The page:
Atlantic Puffin: Medium seabird with black upperparts, white underparts, white face, and large, parrot-like, orange and gray bill. Eyes surrounded by orange and black markings; legs and feet are bright orange. The only puffin nesting on the Atlantic Coast. Swift direct flight.
Range and Habitat
Atlantic Puffin: Occurs in and around the north Atlantic. Disperse in winter over open ocean, reaching as far south as the Azores and Canary Islands. During summer, frequents rocky cliffs of the north Atlantic and northern Europe.
Atlantic Puffins work very hard to fly fast—they flap their wings at 300-400 beats per minute to maintain flight.
It is the official bird of the Canadian province Newfoundland and Labrador. The genus name Fratercula means “little brother” or “friar” which may refer to its black and white dress.
They have a series of backward-pointing spines that project from the tongue and top of mouth and allow them to hold food in place while more is being caught. The record in Canada is 61 fish in one bird’s mouth.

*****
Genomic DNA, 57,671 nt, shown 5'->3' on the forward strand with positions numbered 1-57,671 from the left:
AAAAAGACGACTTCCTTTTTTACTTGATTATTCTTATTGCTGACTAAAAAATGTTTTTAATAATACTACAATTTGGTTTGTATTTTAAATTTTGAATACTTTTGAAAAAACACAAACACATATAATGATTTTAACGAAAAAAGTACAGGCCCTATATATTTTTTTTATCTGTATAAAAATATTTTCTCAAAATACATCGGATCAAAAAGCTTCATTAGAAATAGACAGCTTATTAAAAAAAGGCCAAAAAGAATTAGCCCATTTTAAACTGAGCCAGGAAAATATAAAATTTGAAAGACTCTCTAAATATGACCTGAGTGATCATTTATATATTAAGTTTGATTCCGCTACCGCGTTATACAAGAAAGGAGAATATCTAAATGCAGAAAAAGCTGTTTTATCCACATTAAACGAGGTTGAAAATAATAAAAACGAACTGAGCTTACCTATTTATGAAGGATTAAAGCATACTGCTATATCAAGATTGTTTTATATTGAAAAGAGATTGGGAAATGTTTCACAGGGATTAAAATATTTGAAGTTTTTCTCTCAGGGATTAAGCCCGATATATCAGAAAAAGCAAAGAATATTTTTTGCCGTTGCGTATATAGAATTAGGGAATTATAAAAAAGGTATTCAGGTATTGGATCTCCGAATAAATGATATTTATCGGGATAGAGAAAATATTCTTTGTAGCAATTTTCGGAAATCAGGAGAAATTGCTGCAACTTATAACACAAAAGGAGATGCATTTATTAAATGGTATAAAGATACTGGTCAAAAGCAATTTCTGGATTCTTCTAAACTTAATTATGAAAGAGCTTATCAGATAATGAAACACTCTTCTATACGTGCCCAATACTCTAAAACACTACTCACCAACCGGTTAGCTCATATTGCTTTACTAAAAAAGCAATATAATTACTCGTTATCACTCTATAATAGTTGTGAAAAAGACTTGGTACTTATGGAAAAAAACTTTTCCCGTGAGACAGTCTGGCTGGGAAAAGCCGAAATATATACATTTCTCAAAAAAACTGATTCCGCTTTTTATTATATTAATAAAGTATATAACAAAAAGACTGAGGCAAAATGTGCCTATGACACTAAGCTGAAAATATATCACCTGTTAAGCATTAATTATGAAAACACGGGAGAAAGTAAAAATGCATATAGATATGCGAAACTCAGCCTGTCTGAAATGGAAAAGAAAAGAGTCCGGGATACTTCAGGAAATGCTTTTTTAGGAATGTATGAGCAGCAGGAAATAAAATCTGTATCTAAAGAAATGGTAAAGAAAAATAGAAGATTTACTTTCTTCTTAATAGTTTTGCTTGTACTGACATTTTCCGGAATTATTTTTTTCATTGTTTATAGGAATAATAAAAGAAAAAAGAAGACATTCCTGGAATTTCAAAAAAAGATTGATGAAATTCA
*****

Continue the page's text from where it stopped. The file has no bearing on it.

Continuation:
A group of puffins has many collective nouns, including a "burrow", "circus", "colony", "improbability", and "puffinry" of puffins.
The Atlantic Puffin has a fairly large global range, spanning up to 1 million square kilometers. This bird is native to a variety of countries around the world, including several in Europe as well as Canada and the United States. The Atlantic Puffin has been seen in numerous other countries as well. The population of this bird is believed to be as large as 6 million. There is not currently any concern regarding population decline. Currently, the Atlantic Puffin has a Least Concern evaluation due to its large population and global range.